Theses and Dissertations



Morin, Dana

Committee Member

Brooks, John

Committee Member

Spear, Stephen F.

Committee Member

Strickland, Bronson K.

Committee Member

Boudreau, Melanie R.

Date of Degree


Original embargo terms

Immediate Worldwide Access

Document Type

Graduate Thesis - Open Access


Wildlife, Fisheries and Aquaculture

Degree Name

Master of Science (M.S.)


College of Forest Resources


Department of Wildlife, Fisheries and Aquaculture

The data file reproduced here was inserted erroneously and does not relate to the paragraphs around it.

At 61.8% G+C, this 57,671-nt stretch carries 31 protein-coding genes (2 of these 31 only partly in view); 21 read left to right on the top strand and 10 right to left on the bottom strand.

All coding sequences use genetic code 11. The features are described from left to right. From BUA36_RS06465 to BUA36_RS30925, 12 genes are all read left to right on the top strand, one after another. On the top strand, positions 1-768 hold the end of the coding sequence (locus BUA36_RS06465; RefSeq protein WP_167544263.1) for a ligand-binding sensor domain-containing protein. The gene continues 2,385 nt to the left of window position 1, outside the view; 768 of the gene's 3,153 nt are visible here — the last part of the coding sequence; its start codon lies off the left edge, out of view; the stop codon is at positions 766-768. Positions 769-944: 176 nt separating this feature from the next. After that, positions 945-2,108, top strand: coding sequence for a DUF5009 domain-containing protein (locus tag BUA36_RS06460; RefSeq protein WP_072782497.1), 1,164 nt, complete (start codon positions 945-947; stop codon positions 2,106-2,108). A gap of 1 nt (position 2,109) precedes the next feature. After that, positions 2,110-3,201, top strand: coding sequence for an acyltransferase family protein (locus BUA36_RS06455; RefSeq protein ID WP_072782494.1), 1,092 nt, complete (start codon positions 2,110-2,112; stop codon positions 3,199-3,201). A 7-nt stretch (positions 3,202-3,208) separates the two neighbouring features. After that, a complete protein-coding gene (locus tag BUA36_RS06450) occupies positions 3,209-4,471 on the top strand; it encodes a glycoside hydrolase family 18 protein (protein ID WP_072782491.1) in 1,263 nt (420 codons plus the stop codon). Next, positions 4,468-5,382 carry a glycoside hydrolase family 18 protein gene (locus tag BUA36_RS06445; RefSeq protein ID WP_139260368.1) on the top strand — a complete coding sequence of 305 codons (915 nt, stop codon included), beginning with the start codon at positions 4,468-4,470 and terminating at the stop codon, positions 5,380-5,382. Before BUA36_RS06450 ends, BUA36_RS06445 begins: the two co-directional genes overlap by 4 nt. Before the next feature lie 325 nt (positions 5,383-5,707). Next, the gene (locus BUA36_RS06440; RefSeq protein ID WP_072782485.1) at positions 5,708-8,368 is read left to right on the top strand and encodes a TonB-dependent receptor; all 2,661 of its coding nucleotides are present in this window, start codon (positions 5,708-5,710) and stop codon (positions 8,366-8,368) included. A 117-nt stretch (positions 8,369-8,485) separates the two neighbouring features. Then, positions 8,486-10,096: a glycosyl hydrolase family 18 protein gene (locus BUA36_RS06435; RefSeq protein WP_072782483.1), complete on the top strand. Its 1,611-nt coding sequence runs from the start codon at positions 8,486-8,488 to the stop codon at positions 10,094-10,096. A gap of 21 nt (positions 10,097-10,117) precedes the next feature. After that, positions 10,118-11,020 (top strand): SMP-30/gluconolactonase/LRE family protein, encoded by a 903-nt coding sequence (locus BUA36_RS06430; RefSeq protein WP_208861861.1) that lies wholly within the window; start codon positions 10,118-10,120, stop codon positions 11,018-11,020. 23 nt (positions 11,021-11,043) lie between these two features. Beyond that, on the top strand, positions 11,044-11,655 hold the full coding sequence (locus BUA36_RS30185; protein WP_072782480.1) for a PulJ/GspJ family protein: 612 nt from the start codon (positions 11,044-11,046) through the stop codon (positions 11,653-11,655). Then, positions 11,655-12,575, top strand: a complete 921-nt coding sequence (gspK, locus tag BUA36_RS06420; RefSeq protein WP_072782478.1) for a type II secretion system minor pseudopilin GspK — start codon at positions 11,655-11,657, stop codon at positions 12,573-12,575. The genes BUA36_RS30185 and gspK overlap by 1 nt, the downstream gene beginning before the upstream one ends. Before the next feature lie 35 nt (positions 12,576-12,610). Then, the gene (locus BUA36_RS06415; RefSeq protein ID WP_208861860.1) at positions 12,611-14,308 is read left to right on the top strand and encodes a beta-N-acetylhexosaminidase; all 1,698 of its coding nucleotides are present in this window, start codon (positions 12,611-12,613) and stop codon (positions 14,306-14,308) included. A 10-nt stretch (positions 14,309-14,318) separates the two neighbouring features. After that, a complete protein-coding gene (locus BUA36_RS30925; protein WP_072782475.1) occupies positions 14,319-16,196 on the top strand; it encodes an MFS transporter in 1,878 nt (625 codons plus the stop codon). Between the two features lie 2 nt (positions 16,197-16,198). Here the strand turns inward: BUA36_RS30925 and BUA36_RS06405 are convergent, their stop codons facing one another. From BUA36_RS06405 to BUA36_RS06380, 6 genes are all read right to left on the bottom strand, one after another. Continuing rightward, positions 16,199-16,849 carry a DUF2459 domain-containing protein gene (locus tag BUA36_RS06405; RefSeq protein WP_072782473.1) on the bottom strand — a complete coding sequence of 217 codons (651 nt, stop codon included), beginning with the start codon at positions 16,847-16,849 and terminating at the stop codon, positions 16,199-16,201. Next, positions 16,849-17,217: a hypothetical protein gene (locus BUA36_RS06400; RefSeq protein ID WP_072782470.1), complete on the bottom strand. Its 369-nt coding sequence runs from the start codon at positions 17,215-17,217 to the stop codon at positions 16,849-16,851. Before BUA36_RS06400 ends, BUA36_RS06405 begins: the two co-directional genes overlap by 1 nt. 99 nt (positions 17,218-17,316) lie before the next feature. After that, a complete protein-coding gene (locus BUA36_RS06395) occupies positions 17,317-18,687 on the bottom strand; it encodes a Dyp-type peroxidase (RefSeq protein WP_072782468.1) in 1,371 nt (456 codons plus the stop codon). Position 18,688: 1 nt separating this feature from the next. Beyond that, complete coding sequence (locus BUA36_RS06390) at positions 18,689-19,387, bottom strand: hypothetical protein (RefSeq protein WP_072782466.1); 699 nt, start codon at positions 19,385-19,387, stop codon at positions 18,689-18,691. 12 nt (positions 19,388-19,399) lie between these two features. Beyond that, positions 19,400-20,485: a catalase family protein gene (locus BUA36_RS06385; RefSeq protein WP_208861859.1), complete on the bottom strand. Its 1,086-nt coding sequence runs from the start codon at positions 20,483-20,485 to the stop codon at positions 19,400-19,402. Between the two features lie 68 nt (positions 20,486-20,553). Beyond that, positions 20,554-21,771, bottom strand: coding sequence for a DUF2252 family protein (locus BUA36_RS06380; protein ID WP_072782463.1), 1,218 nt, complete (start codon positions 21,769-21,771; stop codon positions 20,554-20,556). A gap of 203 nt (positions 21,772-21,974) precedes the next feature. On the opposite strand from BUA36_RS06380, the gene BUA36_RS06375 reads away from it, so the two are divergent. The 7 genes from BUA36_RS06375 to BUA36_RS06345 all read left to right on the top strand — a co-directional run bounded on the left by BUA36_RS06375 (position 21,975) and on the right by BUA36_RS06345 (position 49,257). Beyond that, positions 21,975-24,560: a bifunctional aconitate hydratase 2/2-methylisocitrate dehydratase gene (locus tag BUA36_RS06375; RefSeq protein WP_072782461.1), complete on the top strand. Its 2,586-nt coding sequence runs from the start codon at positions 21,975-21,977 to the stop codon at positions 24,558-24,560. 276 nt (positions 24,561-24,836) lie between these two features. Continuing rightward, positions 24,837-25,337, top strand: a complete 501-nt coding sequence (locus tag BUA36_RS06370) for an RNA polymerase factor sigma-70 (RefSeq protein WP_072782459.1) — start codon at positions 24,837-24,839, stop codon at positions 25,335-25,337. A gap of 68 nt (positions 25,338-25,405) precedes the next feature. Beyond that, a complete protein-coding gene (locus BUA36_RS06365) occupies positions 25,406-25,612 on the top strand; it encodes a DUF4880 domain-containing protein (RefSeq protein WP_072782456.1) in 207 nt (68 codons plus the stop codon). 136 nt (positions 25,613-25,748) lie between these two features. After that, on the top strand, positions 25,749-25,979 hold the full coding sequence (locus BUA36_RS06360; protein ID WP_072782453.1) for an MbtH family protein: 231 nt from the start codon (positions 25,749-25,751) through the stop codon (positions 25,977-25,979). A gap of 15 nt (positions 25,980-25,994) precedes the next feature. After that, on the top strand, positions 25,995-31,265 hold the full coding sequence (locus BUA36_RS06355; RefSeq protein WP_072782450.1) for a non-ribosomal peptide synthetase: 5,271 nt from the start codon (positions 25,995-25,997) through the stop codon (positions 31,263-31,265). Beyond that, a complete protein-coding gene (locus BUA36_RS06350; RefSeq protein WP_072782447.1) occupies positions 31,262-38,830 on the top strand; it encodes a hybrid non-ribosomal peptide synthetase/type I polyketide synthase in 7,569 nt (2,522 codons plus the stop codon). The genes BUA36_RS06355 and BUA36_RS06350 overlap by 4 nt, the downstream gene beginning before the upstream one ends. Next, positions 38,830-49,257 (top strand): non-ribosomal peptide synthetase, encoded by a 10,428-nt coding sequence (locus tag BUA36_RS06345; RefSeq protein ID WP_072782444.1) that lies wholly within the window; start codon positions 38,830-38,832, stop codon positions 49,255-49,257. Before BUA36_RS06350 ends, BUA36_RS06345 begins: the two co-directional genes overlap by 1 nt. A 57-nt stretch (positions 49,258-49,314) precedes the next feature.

Monitoring of wildlife populations is critical to conservation and public health and provides crucial information necessary for effective decision-making and management. Effective wildlife monitoring requires effective and adaptable sampling methods that consider the researchers as well as species being monitored. This thesis assesses non-invasive sampling methods to 1) detect cryptic shrew species, and 2) identify bacteria of public health concern present in American black bear (Ursus americanus) fecal matter. Results from Chapter 2 demonstrate the potential for monitoring rare and sparsely distributed small mammals using soil sourced environmental DNA with targeted sampling (e.g., cover objects for shrews). Chapter 3 demonstrates fecal indicator bacteria harboring antimicrobial resistant genes of public health concern can be tracked in the shared human-wildlife environment using non-invasively sourced wildlife fecal samples. This study contributes to future monitoring efforts needed to detect other rare species and identify members of the resistome using non-invasive methods